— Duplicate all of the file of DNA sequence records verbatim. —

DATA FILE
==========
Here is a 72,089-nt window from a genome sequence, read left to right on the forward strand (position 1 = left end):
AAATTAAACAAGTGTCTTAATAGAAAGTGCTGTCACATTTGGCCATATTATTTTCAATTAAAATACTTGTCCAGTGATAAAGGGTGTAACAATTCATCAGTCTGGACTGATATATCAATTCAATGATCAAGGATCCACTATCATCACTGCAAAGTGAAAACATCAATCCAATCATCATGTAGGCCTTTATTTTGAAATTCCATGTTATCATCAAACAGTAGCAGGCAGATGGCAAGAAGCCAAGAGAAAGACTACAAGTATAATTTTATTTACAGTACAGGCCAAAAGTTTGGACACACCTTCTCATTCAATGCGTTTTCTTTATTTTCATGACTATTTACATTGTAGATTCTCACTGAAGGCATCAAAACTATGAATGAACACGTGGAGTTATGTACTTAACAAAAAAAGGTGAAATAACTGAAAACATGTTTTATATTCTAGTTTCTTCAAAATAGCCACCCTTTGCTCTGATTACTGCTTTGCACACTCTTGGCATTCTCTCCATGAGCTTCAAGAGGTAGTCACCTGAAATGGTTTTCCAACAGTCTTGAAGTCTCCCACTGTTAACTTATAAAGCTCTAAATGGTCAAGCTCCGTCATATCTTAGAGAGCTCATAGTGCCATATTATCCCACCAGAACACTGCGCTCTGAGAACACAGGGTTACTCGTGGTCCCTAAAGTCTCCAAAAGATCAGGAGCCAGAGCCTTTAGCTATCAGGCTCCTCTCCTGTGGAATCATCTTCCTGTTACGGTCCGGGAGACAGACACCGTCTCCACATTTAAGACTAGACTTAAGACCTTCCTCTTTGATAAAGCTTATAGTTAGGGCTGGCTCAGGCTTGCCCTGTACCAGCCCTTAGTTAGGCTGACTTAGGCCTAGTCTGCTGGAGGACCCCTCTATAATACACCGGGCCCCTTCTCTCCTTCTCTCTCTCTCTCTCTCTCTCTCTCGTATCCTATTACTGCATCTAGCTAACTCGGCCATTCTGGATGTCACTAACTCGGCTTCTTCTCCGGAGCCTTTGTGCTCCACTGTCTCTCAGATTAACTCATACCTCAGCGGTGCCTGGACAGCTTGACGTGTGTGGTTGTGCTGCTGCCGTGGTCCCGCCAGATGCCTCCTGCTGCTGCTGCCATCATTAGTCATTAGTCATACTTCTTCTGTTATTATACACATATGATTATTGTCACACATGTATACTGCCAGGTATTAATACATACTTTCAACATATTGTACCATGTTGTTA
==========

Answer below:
Here is a 72,089-nt window from a genome sequence, read left to right on the forward strand (position 1 = left end):
AAATTAAACAAGTGTCTTAATAGAAAGTGCTGTCACATTTGGCCATATTATTTTCAATTAAAATACTTGTCCAGTGATAAAGGGTGTAACAATTCATCAGTCTGGACTGATATATCAATTCAATGATCAAGGATCCACTATCATCACTGCAAAGTGAAAACATCAATCCAATCATCATGTAGGCCTTTATTTTGAAATTCCATGTTATCATCAAACAGTAGCAGGCAGATGGCAAGAAGCCAAGAGAAAGACTACAAGTATAATTTTATTTACAGTACAGGCCAAAAGTTTGGACACACCTTCTCATTCAATGCGTTTTCTTTATTTTCATGACTATTTACATTGTAGATTCTCACTGAAGGCATCAAAACTATGAATGAACACGTGGAGTTATGTACTTAACAAAAAAAGGTGAAATAACTGAAAACATGTTTTATATTCTAGTTTCTTCAAAATAGCCACCCTTTGCTCTGATTACTGCTTTGCACACTCTTGGCATTCTCTCCATGAGCTTCAAGAGGTAGTCACCTGAAATGGTTTTCCAACAGTCTTGAAGTCTCCCACTGTTAACTTATAAAGCTCTAAATGGTCAAGCTCCGTCATATCTTAGAGAGCTCATAGTGCCATATTATCCCACCAGAACACTGCGCTCTGAGAACACAGGGTTACTCGTGGTCCCTAAAGTCTCCAAAAGATCAGGAGCCAGAGCCTTTAGCTATCAGGCTCCTCTCCTGTGGAATCATCTTCCTGTTACGGTCCGGGAGACAGACACCGTCTCCACATTTAAGACTAGACTTAAGACCTTCCTCTTTGATAAAGCTTATAGTTAGGGCTGGCTCAGGCTTGCCCTGTACCAGCCCTTAGTTAGGCTGACTTAGGCCTAGTCTGCTGGAGGACCCCTCTATAATACACCGGGCCCCTTCTCTCCTTCTCTCTCTCTCTCTCTCTCTCTCTCGTATCCTATTACTGCATCTAGCTAACTCGGCCATTCTGGATGTCACTAACTCGGCTTCTTCTCCGGAGCCTTTGTGCTCCACTGTCTCTCAGATTAACTCATACCTCAGCGGTGCCTGGACAGCTTGACGTGTGTGGTTGTGCTGCTGCCGTGGTCCCGCCAGATGCCTCCTGCTGCTGCTGCCATCATTAGTCATTAGTCATACTTCTTCTGTTATTATACACATATGATTATTGTCACACATGTATACTGCCAGGTATTAATACATACTTTCAACATATTGTACCATGTTGTTA